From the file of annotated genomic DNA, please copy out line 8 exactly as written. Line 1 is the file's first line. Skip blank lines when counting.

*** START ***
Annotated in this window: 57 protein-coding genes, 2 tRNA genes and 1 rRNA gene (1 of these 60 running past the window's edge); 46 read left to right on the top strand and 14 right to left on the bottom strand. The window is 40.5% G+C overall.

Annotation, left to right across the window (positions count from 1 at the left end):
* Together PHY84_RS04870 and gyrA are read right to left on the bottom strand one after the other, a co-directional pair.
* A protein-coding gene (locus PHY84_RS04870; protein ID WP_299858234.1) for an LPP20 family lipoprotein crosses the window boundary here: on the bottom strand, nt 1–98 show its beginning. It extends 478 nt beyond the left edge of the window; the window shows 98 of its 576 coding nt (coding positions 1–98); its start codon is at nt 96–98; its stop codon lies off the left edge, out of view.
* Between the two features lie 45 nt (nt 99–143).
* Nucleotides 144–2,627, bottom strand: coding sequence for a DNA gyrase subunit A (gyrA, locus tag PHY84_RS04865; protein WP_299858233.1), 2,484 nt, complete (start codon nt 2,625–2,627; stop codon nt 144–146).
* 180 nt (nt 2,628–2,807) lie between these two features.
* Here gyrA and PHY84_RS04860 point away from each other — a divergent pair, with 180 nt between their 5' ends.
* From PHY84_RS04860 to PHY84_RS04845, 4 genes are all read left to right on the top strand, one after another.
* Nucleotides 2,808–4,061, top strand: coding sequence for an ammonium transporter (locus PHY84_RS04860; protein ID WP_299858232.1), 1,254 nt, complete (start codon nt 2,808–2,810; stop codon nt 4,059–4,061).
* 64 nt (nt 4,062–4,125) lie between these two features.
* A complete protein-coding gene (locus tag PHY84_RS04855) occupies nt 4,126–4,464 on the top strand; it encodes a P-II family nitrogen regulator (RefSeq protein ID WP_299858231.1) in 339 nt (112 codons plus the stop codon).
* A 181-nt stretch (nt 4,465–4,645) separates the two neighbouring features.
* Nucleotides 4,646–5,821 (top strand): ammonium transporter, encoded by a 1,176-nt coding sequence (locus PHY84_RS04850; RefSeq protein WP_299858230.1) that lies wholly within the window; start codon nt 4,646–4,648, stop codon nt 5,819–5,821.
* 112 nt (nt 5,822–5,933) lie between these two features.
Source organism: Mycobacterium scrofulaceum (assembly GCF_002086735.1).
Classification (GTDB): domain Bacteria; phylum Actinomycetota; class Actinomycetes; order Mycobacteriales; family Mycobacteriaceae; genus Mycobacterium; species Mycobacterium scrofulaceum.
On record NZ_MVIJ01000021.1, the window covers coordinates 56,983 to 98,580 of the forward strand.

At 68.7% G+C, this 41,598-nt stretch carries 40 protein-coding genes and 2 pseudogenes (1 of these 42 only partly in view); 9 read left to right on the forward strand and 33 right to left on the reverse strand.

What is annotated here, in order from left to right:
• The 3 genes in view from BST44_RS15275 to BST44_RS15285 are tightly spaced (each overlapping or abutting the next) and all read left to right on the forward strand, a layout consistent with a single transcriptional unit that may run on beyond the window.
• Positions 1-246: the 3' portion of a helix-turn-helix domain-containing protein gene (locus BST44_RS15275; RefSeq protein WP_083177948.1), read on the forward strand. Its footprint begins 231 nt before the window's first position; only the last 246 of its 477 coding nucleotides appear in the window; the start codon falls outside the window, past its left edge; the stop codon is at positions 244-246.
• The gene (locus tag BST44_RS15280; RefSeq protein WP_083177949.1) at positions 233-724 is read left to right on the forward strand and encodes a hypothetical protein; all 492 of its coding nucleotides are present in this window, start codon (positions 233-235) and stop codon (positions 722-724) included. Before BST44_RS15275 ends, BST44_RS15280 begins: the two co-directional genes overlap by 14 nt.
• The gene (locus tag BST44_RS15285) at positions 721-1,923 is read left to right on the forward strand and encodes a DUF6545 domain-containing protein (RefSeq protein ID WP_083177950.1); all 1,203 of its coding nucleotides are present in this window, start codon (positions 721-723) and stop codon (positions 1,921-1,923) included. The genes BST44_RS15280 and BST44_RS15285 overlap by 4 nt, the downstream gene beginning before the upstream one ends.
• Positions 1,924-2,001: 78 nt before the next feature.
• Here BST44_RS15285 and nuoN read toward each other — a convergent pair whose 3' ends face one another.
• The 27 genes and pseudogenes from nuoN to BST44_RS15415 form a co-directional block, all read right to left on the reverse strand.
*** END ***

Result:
* Here gyrA and PHY84_RS04860 point away from each other — a divergent pair, with 180 nt between their 5' ends.